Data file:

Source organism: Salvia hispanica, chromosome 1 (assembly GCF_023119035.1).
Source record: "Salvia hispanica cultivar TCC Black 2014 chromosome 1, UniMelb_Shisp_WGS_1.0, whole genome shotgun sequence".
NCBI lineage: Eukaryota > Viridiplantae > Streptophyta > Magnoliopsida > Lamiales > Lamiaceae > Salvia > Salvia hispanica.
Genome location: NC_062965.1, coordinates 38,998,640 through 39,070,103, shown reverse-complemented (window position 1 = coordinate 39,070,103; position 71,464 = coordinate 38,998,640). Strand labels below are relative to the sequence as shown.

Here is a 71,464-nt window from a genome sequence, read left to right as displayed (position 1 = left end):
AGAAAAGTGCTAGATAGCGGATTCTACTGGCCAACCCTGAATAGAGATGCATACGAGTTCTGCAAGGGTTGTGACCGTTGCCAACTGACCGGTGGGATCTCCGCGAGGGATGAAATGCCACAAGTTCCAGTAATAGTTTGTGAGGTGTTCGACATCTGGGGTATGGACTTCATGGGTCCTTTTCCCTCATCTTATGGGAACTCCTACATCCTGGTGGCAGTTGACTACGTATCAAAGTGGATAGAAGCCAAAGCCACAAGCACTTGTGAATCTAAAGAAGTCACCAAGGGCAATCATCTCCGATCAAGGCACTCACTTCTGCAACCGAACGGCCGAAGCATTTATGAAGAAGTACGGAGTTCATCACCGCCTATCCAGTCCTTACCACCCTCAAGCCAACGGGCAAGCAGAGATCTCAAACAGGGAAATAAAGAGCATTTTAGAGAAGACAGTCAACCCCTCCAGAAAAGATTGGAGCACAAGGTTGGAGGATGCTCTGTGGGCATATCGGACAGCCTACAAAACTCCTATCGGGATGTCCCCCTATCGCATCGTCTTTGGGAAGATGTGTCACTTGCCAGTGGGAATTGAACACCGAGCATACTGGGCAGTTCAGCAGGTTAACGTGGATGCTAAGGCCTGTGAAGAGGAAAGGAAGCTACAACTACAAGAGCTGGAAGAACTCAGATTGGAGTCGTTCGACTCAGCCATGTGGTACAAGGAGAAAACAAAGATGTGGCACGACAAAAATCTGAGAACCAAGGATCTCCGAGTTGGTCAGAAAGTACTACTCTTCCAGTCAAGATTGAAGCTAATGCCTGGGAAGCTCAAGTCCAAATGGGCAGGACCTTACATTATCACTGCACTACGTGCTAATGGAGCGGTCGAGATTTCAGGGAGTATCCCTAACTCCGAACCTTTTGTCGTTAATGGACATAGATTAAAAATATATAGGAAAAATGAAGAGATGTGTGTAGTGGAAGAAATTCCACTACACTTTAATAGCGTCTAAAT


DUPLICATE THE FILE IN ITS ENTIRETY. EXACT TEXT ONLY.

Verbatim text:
Source organism: Salvia hispanica, chromosome 1 (assembly GCF_023119035.1).
Source record: "Salvia hispanica cultivar TCC Black 2014 chromosome 1, UniMelb_Shisp_WGS_1.0, whole genome shotgun sequence".
NCBI lineage: Eukaryota > Viridiplantae > Streptophyta > Magnoliopsida > Lamiales > Lamiaceae > Salvia > Salvia hispanica.
Genome location: NC_062965.1, coordinates 38,998,640 through 39,070,103, shown reverse-complemented (window position 1 = coordinate 39,070,103; position 71,464 = coordinate 38,998,640). Strand labels below are relative to the sequence as shown.

Here is a 71,464-nt window from a genome sequence, read left to right as displayed (position 1 = left end):
AGAAAAGTGCTAGATAGCGGATTCTACTGGCCAACCCTGAATAGAGATGCATACGAGTTCTGCAAGGGTTGTGACCGTTGCCAACTGACCGGTGGGATCTCCGCGAGGGATGAAATGCCACAAGTTCCAGTAATAGTTTGTGAGGTGTTCGACATCTGGGGTATGGACTTCATGGGTCCTTTTCCCTCATCTTATGGGAACTCCTACATCCTGGTGGCAGTTGACTACGTATCAAAGTGGATAGAAGCCAAAGCCACAAGCACTTGTGAATCTAAAGAAGTCACCAAGGGCAATCATCTCCGATCAAGGCACTCACTTCTGCAACCGAACGGCCGAAGCATTTATGAAGAAGTACGGAGTTCATCACCGCCTATCCAGTCCTTACCACCCTCAAGCCAACGGGCAAGCAGAGATCTCAAACAGGGAAATAAAGAGCATTTTAGAGAAGACAGTCAACCCCTCCAGAAAAGATTGGAGCACAAGGTTGGAGGATGCTCTGTGGGCATATCGGACAGCCTACAAAACTCCTATCGGGATGTCCCCCTATCGCATCGTCTTTGGGAAGATGTGTCACTTGCCAGTGGGAATTGAACACCGAGCATACTGGGCAGTTCAGCAGGTTAACGTGGATGCTAAGGCCTGTGAAGAGGAAAGGAAGCTACAACTACAAGAGCTGGAAGAACTCAGATTGGAGTCGTTCGACTCAGCCATGTGGTACAAGGAGAAAACAAAGATGTGGCACGACAAAAATCTGAGAACCAAGGATCTCCGAGTTGGTCAGAAAGTACTACTCTTCCAGTCAAGATTGAAGCTAATGCCTGGGAAGCTCAAGTCCAAATGGGCAGGACCTTACATTATCACTGCACTACGTGCTAATGGAGCGGTCGAGATTTCAGGGAGTATCCCTAACTCCGAACCTTTTGTCGTTAATGGACATAGATTAAAAATATATAGGAAAAATGAAGAGATGTGTGTAGTGGAAGAAATTCCACTACACTTTAATAGCGTCTAAAT